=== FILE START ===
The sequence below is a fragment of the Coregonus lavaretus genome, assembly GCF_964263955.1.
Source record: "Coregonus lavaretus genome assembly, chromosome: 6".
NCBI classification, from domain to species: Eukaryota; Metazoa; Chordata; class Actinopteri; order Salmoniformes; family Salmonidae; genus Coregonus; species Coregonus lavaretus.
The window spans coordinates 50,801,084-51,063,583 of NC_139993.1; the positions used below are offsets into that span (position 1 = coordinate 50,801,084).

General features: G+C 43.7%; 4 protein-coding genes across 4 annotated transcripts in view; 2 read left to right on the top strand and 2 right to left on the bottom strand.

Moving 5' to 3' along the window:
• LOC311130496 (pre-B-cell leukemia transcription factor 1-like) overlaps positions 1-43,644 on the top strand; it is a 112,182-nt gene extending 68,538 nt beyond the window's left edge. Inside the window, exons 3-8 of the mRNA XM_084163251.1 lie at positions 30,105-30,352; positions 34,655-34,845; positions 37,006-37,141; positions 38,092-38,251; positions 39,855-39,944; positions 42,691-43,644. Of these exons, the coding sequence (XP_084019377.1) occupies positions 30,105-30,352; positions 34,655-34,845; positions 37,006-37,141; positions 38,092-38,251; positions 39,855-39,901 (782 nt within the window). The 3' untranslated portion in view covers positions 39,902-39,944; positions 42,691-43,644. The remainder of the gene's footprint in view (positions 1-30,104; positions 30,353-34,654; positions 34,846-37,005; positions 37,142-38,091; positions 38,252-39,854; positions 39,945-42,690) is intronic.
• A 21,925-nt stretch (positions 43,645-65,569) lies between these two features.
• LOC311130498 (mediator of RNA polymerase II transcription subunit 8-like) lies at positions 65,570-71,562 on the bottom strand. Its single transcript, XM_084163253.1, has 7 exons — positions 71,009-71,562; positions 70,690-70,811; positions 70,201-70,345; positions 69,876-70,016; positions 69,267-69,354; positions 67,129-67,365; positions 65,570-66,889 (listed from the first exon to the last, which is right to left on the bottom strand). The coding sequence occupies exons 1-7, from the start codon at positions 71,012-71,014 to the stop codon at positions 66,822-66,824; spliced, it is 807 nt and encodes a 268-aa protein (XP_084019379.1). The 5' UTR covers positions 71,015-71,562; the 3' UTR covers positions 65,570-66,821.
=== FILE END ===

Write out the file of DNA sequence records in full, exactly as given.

The sequence below is a fragment of the Coregonus lavaretus genome, assembly GCF_964263955.1.
Source record: "Coregonus lavaretus genome assembly, chromosome: 6".
NCBI classification, from domain to species: Eukaryota; Metazoa; Chordata; class Actinopteri; order Salmoniformes; family Salmonidae; genus Coregonus; species Coregonus lavaretus.
The window spans coordinates 50,801,084-51,063,583 of NC_139993.1; the positions used below are offsets into that span (position 1 = coordinate 50,801,084).

General features: G+C 43.7%; 4 protein-coding genes across 4 annotated transcripts in view; 2 read left to right on the top strand and 2 right to left on the bottom strand.

Moving 5' to 3' along the window:
• LOC311130496 (pre-B-cell leukemia transcription factor 1-like) overlaps positions 1-43,644 on the top strand; it is a 112,182-nt gene extending 68,538 nt beyond the window's left edge. Inside the window, exons 3-8 of the mRNA XM_084163251.1 lie at positions 30,105-30,352; positions 34,655-34,845; positions 37,006-37,141; positions 38,092-38,251; positions 39,855-39,944; positions 42,691-43,644. Of these exons, the coding sequence (XP_084019377.1) occupies positions 30,105-30,352; positions 34,655-34,845; positions 37,006-37,141; positions 38,092-38,251; positions 39,855-39,901 (782 nt within the window). The 3' untranslated portion in view covers positions 39,902-39,944; positions 42,691-43,644. The remainder of the gene's footprint in view (positions 1-30,104; positions 30,353-34,654; positions 34,846-37,005; positions 37,142-38,091; positions 38,252-39,854; positions 39,945-42,690) is intronic.
• A 21,925-nt stretch (positions 43,645-65,569) lies between these two features.
• LOC311130498 (mediator of RNA polymerase II transcription subunit 8-like) lies at positions 65,570-71,562 on the bottom strand. Its single transcript, XM_084163253.1, has 7 exons — positions 71,009-71,562; positions 70,690-70,811; positions 70,201-70,345; positions 69,876-70,016; positions 69,267-69,354; positions 67,129-67,365; positions 65,570-66,889 (listed from the first exon to the last, which is right to left on the bottom strand). The coding sequence occupies exons 1-7, from the start codon at positions 71,012-71,014 to the stop codon at positions 66,822-66,824; spliced, it is 807 nt and encodes a 268-aa protein (XP_084019379.1). The 5' UTR covers positions 71,015-71,562; the 3' UTR covers positions 65,570-66,821.